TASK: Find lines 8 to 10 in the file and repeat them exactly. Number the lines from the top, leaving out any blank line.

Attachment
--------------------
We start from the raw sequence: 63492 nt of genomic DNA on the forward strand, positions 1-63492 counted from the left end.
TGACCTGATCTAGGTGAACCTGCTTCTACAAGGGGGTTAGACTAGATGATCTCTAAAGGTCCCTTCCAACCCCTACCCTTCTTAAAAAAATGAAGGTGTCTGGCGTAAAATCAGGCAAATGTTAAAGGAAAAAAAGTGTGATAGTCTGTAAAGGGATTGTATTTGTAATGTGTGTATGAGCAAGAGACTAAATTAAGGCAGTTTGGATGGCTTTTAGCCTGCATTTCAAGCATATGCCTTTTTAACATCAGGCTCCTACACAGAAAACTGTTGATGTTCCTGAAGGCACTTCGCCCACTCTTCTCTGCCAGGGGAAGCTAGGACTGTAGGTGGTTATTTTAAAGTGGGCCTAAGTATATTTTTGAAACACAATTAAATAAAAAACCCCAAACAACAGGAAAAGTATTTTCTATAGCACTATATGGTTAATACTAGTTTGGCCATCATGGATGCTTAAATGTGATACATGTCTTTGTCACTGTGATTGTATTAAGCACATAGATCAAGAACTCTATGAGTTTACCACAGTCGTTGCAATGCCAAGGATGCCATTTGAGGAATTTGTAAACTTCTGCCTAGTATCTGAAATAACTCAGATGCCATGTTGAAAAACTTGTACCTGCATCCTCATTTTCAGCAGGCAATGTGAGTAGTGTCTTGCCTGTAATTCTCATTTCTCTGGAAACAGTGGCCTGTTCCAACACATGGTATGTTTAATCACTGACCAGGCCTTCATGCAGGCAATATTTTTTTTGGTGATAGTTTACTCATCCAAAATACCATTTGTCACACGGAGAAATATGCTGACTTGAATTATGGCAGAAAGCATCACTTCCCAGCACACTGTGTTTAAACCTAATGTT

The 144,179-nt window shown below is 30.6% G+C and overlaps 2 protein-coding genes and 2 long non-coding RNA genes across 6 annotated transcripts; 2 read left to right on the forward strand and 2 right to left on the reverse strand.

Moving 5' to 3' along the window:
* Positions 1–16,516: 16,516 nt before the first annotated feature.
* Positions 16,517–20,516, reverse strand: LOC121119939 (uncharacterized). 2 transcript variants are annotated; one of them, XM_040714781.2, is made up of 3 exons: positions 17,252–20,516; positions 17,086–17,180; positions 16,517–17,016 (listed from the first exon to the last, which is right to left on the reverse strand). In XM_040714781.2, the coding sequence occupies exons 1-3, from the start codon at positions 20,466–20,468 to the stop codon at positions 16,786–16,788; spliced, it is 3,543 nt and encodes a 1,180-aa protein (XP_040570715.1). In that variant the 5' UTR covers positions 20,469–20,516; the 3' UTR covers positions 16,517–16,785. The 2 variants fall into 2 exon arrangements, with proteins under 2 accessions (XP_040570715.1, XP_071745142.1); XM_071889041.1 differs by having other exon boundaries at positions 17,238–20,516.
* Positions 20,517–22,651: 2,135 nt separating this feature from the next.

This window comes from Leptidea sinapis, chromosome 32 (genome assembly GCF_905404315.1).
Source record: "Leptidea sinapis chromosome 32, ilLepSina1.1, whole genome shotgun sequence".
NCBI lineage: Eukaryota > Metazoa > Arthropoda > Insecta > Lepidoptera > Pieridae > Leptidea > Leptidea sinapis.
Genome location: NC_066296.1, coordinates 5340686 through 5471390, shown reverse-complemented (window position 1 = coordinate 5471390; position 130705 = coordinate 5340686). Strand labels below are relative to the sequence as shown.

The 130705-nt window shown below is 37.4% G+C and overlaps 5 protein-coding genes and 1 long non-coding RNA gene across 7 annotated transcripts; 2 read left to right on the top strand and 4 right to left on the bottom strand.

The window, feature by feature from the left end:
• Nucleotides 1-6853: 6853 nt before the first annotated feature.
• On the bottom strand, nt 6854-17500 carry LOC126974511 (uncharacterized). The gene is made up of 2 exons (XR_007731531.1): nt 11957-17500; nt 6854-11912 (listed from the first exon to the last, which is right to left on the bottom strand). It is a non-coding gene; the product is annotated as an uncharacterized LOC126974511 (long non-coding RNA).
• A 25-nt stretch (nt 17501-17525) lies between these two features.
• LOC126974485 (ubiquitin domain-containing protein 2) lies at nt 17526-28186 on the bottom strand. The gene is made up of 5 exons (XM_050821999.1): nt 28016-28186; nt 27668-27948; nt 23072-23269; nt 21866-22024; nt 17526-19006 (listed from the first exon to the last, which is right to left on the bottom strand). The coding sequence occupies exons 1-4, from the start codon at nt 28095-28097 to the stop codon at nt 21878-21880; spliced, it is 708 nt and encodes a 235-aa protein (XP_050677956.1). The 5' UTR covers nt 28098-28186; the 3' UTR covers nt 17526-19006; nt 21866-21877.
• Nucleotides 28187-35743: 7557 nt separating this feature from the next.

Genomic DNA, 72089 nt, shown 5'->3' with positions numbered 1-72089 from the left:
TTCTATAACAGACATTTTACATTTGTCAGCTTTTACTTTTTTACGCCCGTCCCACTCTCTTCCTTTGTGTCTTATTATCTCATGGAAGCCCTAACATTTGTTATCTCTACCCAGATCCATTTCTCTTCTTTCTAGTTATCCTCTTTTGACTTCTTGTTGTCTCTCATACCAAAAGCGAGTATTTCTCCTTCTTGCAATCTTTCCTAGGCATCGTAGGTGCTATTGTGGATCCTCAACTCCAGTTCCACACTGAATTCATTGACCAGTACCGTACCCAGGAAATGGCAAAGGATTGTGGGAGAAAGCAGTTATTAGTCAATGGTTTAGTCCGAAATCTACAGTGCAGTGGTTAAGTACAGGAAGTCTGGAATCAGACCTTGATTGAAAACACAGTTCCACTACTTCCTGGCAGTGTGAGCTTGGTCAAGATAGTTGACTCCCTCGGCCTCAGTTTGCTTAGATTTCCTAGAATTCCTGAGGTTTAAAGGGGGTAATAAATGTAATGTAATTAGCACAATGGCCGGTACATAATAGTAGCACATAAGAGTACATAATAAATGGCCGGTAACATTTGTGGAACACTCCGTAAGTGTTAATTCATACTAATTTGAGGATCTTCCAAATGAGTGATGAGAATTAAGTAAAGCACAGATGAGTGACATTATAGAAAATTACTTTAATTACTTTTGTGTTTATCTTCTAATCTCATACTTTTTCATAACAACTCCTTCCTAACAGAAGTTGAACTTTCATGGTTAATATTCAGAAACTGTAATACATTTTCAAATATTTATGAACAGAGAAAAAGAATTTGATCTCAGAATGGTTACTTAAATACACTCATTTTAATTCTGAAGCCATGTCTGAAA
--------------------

This window comes from Leptidea sinapis, chromosome 32 (genome assembly GCF_905404315.1).
Source record: "Leptidea sinapis chromosome 32, ilLepSina1.1, whole genome shotgun sequence".
NCBI lineage: Eukaryota > Metazoa > Arthropoda > Insecta > Lepidoptera > Pieridae > Leptidea > Leptidea sinapis.